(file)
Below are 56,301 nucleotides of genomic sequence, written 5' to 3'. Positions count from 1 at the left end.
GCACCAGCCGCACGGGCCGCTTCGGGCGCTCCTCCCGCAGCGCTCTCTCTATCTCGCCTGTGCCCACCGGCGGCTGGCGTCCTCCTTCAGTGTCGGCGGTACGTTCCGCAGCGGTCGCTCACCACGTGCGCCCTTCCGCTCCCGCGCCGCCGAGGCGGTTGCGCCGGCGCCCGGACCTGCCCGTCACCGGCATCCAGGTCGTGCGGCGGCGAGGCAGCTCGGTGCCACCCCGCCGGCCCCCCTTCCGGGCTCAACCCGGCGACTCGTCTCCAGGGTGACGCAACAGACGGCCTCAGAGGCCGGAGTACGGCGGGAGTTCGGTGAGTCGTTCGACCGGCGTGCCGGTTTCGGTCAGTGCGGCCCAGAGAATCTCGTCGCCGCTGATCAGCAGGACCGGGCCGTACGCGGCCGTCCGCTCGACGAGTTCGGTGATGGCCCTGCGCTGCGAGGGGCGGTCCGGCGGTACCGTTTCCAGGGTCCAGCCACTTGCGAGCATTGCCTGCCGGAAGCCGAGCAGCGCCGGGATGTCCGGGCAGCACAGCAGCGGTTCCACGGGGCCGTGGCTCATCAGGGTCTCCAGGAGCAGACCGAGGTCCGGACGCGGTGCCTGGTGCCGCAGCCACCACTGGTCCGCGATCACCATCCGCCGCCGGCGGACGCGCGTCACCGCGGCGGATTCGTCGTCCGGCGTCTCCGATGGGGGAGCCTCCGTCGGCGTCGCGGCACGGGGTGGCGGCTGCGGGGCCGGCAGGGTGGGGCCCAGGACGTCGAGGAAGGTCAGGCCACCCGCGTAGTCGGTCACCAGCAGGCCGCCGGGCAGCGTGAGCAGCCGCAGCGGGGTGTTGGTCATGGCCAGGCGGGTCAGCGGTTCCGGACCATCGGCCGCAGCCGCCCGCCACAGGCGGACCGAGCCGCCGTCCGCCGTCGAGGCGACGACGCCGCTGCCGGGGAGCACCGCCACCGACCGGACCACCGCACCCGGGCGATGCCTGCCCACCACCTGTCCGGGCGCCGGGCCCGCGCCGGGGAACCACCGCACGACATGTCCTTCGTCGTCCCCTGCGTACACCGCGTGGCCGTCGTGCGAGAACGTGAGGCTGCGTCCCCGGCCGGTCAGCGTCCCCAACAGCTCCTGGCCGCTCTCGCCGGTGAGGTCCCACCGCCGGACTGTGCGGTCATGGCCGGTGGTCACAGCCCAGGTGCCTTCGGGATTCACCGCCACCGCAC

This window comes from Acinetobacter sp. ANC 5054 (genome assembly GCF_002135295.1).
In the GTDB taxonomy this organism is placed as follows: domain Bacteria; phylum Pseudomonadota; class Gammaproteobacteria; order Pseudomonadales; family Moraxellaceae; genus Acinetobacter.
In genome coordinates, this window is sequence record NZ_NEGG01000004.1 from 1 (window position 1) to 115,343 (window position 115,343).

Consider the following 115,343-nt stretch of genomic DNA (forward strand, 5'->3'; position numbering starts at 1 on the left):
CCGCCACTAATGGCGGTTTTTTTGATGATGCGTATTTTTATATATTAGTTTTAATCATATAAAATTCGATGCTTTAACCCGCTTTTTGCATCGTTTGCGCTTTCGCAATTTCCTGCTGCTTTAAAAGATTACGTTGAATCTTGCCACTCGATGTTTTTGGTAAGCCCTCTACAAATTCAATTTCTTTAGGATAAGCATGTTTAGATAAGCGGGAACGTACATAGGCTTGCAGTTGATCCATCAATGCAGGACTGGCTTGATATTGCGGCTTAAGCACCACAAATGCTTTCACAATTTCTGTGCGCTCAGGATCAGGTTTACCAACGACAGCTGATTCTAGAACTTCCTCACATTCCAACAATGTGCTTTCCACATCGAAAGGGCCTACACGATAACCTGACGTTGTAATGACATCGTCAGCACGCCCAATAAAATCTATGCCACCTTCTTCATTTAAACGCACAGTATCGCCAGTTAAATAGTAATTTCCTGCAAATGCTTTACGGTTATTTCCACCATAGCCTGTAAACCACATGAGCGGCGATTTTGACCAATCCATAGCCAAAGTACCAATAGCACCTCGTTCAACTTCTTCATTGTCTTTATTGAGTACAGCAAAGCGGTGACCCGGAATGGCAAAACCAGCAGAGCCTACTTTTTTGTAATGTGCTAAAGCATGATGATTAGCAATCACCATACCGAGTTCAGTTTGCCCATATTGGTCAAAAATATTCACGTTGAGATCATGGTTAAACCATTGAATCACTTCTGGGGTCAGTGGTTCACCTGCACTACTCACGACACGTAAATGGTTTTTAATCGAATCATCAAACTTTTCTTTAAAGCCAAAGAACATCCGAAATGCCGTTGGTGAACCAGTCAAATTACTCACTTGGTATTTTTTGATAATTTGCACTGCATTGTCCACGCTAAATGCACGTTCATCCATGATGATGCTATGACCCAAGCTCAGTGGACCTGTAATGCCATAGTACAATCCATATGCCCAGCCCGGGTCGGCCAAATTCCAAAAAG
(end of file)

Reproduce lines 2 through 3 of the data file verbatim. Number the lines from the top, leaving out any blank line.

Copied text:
GCACCAGCCGCACGGGCCGCTTCGGGCGCTCCTCCCGCAGCGCTCTCTCTATCTCGCCTGTGCCCACCGGCGGCTGGCGTCCTCCTTCAGTGTCGGCGGTACGTTCCGCAGCGGTCGCTCACCACGTGCGCCCTTCCGCTCCCGCGCCGCCGAGGCGGTTGCGCCGGCGCCCGGACCTGCCCGTCACCGGCATCCAGGTCGTGCGGCGGCGAGGCAGCTCGGTGCCACCCCGCCGGCCCCCCTTCCGGGCTCAACCCGGCGACTCGTCTCCAGGGTGACGCAACAGACGGCCTCAGAGGCCGGAGTACGGCGGGAGTTCGGTGAGTCGTTCGACCGGCGTGCCGGTTTCGGTCAGTGCGGCCCAGAGAATCTCGTCGCCGCTGATCAGCAGGACCGGGCCGTACGCGGCCGTCCGCTCGACGAGTTCGGTGATGGCCCTGCGCTGCGAGGGGCGGTCCGGCGGTACCGTTTCCAGGGTCCAGCCACTTGCGAGCATTGCCTGCCGGAAGCCGAGCAGCGCCGGGATGTCCGGGCAGCACAGCAGCGGTTCCACGGGGCCGTGGCTCATCAGGGTCTCCAGGAGCAGACCGAGGTCCGGACGCGGTGCCTGGTGCCGCAGCCACCACTGGTCCGCGATCACCATCCGCCGCCGGCGGACGCGCGTCACCGCGGCGGATTCGTCGTCCGGCGTCTCCGATGGGGGAGCCTCCGTCGGCGTCGCGGCACGGGGTGGCGGCTGCGGGGCCGGCAGGGTGGGGCCCAGGACGTCGAGGAAGGTCAGGCCACCCGCGTAGTCGGTCACCAGCAGGCCGCCGGGCAGCGTGAGCAGCCGCAGCGGGGTGTTGGTCATGGCCAGGCGGGTCAGCGGTTCCGGACCATCGGCCGCAGCCGCCCGCCACAGGCGGACCGAGCCGCCGTCCGCCGTCGAGGCGACGACGCCGCTGCCGGGGAGCACCGCCACCGACCGGACCACCGCACCCGGGCGATGCCTGCCCACCACCTGTCCGGGCGCCGGGCCCGCGCCGGGGAACCACCGCACGACATGTCCTTCGTCGTCCCCTGCGTACACCGCGTGGCCGTCGTGCGAGAACGTGAGGCTGCGTCCCCGGCCGGTCAGCGTCCCCAACAGCTCCTGGCCGCTCTCGCCGGTGAGGTCCCACCGCCGGACTGTGCGGTCATGGCCGGTGGTCACAGCCCAGGTGCCTTCGGGATTCACCGCCACCGCAC

This window comes from Acinetobacter sp. ANC 5054 (genome assembly GCF_002135295.1).